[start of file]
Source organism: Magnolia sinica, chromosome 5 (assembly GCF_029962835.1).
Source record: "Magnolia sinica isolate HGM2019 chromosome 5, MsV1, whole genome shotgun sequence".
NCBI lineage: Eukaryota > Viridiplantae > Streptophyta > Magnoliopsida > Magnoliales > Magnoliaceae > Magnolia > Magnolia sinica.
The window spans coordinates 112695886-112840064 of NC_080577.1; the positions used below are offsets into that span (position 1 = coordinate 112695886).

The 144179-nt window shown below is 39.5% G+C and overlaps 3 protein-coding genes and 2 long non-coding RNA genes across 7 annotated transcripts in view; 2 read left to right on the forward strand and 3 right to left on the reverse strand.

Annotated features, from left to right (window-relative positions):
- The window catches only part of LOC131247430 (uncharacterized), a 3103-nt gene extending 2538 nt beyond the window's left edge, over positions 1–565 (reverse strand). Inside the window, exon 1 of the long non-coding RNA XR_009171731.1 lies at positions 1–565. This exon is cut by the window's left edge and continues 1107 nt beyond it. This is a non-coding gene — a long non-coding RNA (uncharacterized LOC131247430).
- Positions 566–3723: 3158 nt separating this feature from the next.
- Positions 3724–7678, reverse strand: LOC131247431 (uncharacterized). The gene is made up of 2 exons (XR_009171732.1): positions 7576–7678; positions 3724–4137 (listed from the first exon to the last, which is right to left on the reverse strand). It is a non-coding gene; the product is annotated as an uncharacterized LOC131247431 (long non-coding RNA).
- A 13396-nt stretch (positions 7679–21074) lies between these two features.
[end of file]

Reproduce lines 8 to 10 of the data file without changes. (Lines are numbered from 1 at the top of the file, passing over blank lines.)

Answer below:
- Positions 566–3723: 3158 nt separating this feature from the next.
- Positions 3724–7678, reverse strand: LOC131247431 (uncharacterized). The gene is made up of 2 exons (XR_009171732.1): positions 7576–7678; positions 3724–4137 (listed from the first exon to the last, which is right to left on the reverse strand). It is a non-coding gene; the product is annotated as an uncharacterized LOC131247431 (long non-coding RNA).
- A 13396-nt stretch (positions 7679–21074) lies between these two features.